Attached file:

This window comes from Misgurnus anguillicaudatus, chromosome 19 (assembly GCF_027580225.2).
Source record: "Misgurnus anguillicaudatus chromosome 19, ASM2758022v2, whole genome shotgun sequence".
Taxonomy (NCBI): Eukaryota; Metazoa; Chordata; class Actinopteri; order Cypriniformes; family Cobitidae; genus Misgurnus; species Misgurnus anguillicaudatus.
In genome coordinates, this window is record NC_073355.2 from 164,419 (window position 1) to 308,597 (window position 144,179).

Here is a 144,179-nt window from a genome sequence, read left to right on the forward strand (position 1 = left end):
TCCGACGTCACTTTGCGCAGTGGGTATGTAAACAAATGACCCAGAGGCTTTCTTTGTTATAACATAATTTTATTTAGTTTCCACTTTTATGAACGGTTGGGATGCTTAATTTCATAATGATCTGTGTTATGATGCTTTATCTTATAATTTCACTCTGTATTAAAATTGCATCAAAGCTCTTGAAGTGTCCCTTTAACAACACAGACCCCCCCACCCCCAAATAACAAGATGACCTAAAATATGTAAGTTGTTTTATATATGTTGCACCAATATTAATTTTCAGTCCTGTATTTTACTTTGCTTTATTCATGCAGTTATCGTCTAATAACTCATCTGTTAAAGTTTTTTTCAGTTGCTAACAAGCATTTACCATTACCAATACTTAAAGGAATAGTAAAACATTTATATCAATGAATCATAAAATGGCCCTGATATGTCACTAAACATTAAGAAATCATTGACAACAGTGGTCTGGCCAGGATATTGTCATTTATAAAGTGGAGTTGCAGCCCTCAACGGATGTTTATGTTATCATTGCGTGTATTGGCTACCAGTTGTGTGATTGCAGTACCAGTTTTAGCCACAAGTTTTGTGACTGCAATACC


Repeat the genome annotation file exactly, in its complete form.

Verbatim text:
This window comes from Misgurnus anguillicaudatus, chromosome 19 (assembly GCF_027580225.2).
Source record: "Misgurnus anguillicaudatus chromosome 19, ASM2758022v2, whole genome shotgun sequence".
Taxonomy (NCBI): Eukaryota; Metazoa; Chordata; class Actinopteri; order Cypriniformes; family Cobitidae; genus Misgurnus; species Misgurnus anguillicaudatus.
In genome coordinates, this window is record NC_073355.2 from 164,419 (window position 1) to 308,597 (window position 144,179).

Here is a 144,179-nt window from a genome sequence, read left to right on the forward strand (position 1 = left end):
TCCGACGTCACTTTGCGCAGTGGGTATGTAAACAAATGACCCAGAGGCTTTCTTTGTTATAACATAATTTTATTTAGTTTCCACTTTTATGAACGGTTGGGATGCTTAATTTCATAATGATCTGTGTTATGATGCTTTATCTTATAATTTCACTCTGTATTAAAATTGCATCAAAGCTCTTGAAGTGTCCCTTTAACAACACAGACCCCCCCACCCCCAAATAACAAGATGACCTAAAATATGTAAGTTGTTTTATATATGTTGCACCAATATTAATTTTCAGTCCTGTATTTTACTTTGCTTTATTCATGCAGTTATCGTCTAATAACTCATCTGTTAAAGTTTTTTTCAGTTGCTAACAAGCATTTACCATTACCAATACTTAAAGGAATAGTAAAACATTTATATCAATGAATCATAAAATGGCCCTGATATGTCACTAAACATTAAGAAATCATTGACAACAGTGGTCTGGCCAGGATATTGTCATTTATAAAGTGGAGTTGCAGCCCTCAACGGATGTTTATGTTATCATTGCGTGTATTGGCTACCAGTTGTGTGATTGCAGTACCAGTTTTAGCCACAAGTTTTGTGACTGCAATACC